Forest fires near Chernobyl nuclear plant are largely extinguished, authorities say
Ukrainian emergency officials said Tuesday that they have extinguished forest fires in the radiation-contaminated area near the Chernobyl nuclear power plant, but acknowledged that grass was still smoldering in some areas.
Hundreds of firefighters backed by aircraft have been battling several forest fires around Chernobyl since last week.
They contained the initial blazes, but new fires raged closer to the decommissioned plant.
Emergency services chief Mykola Chechetkin reported to President Volodymyr Zelensky that rains helped firefighters put out the flames, but acknowledged that it would take a few more days to extinguish remaining hot spots.
Chechetkin said emergency workers prevented the fire from engulfing radioactive waste depots and other facilities in Chernobyl.
The 1,000-square-mile Chernobyl Exclusion Zone was established after the 1986 disaster at the plant that sent a cloud of radioactive fallout over much of Europe. The zone is largely unpopulated, although about 200 people have remained despite orders to leave.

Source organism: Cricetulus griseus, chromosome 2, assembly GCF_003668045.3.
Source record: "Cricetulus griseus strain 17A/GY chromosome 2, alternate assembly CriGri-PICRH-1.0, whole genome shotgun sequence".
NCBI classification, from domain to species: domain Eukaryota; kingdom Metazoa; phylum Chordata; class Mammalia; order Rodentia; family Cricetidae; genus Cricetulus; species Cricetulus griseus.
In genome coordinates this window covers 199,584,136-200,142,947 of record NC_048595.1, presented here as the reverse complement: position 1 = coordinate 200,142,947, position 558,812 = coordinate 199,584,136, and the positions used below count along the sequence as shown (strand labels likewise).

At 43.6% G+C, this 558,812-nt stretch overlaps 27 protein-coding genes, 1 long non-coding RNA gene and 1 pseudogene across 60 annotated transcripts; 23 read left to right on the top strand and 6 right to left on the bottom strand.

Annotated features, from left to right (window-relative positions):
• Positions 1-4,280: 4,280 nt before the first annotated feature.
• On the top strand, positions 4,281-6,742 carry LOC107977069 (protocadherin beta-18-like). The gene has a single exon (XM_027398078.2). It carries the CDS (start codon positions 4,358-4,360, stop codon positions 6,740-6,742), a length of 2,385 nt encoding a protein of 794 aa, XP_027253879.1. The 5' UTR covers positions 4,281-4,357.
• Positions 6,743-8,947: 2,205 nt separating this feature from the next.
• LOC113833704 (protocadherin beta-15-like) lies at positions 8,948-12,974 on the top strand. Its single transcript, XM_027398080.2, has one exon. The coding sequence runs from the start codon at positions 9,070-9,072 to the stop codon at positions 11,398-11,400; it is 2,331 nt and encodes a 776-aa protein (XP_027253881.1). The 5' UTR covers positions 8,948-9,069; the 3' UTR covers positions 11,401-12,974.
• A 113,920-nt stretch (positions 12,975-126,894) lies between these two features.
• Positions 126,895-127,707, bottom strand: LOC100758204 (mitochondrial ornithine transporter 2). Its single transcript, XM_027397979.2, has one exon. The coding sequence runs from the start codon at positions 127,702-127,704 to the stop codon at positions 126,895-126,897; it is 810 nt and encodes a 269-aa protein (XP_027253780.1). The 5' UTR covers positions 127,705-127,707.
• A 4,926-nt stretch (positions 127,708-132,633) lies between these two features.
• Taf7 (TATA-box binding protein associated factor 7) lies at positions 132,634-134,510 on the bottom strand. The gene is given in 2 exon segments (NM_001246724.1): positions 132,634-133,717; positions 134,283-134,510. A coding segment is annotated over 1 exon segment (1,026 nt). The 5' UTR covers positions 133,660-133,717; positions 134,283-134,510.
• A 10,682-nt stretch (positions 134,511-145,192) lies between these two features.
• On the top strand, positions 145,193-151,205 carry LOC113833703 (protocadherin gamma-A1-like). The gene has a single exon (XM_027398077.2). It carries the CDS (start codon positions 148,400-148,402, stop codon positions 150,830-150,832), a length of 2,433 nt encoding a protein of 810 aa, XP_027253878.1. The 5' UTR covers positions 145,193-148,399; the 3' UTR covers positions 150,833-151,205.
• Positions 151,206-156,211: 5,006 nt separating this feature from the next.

Ukraine’s emergency response agency said radiation levels in the capital, Kyiv, about 60 miles south of the plant, were within normal ranges after the fires were contained.
Zelenskiy urged Ukrainians not to panic.
“We all remember the lessons of April 26, 1986,” the date of the disaster, he said in an online statement Tuesday. “No one is hiding the truth from you. Right now the truth is that the situation there is under control.”
On Monday, activists warned that the blazes were getting dangerously close to waste storage facilities.
Yaroslav Yemelyanenko, a member of the public council under the state agency in charge of the closed zone around the plant, said one fire was raging a little more than a mile from one of the radioactive waste storage depots.
Last week, officials said they tracked down a person suspected of triggering the blaze by setting dry grass on fire in the area. The 27-year-old man said he burned grass “for fun” and then was unable to extinguish the fire when the wind caused it to spread quickly, authorities said.
On Monday, police said that another local resident burned waste and accidentally set dry grass ablaze, triggering another devastating fire. They said he failed to report the fire to the authorities.
Blazes in the area have been a regular occurrence. They often start when residents set dry grass on fire in the early spring — a widespread practice in Ukraine, Russia and some other ex-Soviet nations that often leads to devastating forest fires.
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